Would you surrender your train seat to a woman carrying a baby? Most of you probably said yes. But would you give up your train seat to a woman carrying a baby if you had paid to sit in a first class compartment and she hadn’t? That might have prompted a little more reflection.
A similar question was posed last week in a carriage on a train somewhere between London and Brighton during the plague of strikes on the Southern Rail network.
The results were captured on a mobile phone and the video has gone viral. For some of the compartment’s passengers, the answer to the second question was no: the mother had no right to a first class seat because she didn’t have the appropriate ticket.
This reaction left other passengers – and many online commenters – disgusted by the lack of common decency displayed (although someone in the carriage eventually gave her a seat).
Those disgusted by the scene may wonder why we have first class carriages on trains any longer. Aren’t these relics of a bygone, class-obsessed age? And if they lead people to behave in such an uncivilised manner, as we saw in that video, wouldn’t we all be better off abolishing them?
Perhaps. But let’s also consider why they exist. In the world of economics, phenomena such as first-class compartments on trains are called “price discrimination”.
This is where different prices are charged for goods and services that are actually pretty similar. A first class cabin doesn’t get you to your destination any faster. And you listen to the same concert and watch the same game of football, regardless of whether you’re in the cheap seats or in some exclusive box.
Yes, there is more comfort in first class and little perks such as free coffee. In the exclusive box you will get a better view and free champagne. But the perks are not enough to really justify the considerable price differential between the standard and the premium package.
What price targeting is mostly about is enabling firms to maximise their revenue. Imagine you were selling a certain service. Many rich people would not bat an eyelid at paying rather a lot for that service. But poorer people are, for obvious reasons, price sensitive.
If you, as the business, price the service at the level that the rich people would bear, many of the poorer folk won’t be able to afford it and you will sell less than you otherwise would.
But if your firm prices the service at the level affordable for the masses, the rich people will be able to get it for much less than they otherwise would have been prepared to pay. In both scenarios you are failing to maximise your revenue.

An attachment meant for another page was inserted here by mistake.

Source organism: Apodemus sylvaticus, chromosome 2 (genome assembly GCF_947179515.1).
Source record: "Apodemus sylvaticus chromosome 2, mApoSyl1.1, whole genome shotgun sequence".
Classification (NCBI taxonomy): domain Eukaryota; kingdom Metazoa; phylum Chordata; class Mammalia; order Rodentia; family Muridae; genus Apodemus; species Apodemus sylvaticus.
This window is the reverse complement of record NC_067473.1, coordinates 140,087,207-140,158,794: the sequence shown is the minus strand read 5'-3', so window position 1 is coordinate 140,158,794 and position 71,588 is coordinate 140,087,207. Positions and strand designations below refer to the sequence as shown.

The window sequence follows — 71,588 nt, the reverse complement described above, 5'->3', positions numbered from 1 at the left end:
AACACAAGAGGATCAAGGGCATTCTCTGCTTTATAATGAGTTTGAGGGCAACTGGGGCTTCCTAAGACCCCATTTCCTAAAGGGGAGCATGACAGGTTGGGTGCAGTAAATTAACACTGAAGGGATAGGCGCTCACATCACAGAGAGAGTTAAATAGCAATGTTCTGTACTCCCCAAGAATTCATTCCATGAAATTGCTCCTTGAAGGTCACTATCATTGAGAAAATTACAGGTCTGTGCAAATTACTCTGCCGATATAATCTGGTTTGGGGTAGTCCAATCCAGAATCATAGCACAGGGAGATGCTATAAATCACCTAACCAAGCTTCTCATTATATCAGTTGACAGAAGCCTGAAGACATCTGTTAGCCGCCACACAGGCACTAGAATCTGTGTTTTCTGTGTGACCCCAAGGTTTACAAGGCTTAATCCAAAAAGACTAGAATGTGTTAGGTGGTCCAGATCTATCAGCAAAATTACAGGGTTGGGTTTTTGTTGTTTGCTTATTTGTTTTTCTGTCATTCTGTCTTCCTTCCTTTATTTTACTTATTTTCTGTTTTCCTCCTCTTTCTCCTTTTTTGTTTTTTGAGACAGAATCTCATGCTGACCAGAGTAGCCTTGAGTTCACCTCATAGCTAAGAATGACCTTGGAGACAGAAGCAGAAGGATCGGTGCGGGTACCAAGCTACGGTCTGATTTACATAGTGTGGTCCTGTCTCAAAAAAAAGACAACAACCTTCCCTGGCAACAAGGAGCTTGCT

The solution of some firms is to have one price for the rich and one price for the rest. If that sounds too good to be true – or if you think no rich people would fall for such a transparent ruse – remember those first class train carriages. They exist because enough people really are prepared to pay more.
But why should consumers care about the crafty way companies boost their bottom lines? One answer is that there are times when we all benefit from the possibility of price discrimination.
Long-haul airlines tend to make little margin from their economy class seats, despite them taking up most of the room on a plane. The bulk of their profit comes from business or first class passengers, who can stretch out on those fancy flat-bed seats.
And if airlines lacked the ability to charge more to the rich – if there was no scope for price discrimination – those of us who have never turned left upon boarding a plane would probably have to pay more if we wanted to fly long-distance.
Entire routes might even shut down because they would be uneconomical for the airlines. What we see here is the rich effectively cross-subsidising the rest of us.
There are also times when there is popular pressure for price targeting for humanitarian reasons. Many of us would be appalled at the idea of pharmaceutical companies demanding rich world prices for their life-saving HIV drugs in the developing world. We feel big pharma should make these drugs available cheaply enough so that even the desperate poor of those countries can buy them. Anything else would be profiteering at the expense of the vulnerable.
And this is generally what happens. The drug companies do sell at a lower price in Africa and Asia, on the condition these cheaper drugs cannot be re-exported to the West. But, of course, this is price discrimination by the pharmaceutical industry. And in this scenario, we in the rich world are cross-subsidising the poor of the developing world. There’s a similar cross-subsidisation process at work when museums and cinemas offer special discounts for students and the disabled; it’s a price most of us are happy to bear.
It’s not price discrimination itself that’s responsible for uncivilised behaviour, it’s us. If we behave unkindly towards each other, we only have ourselves to blame.
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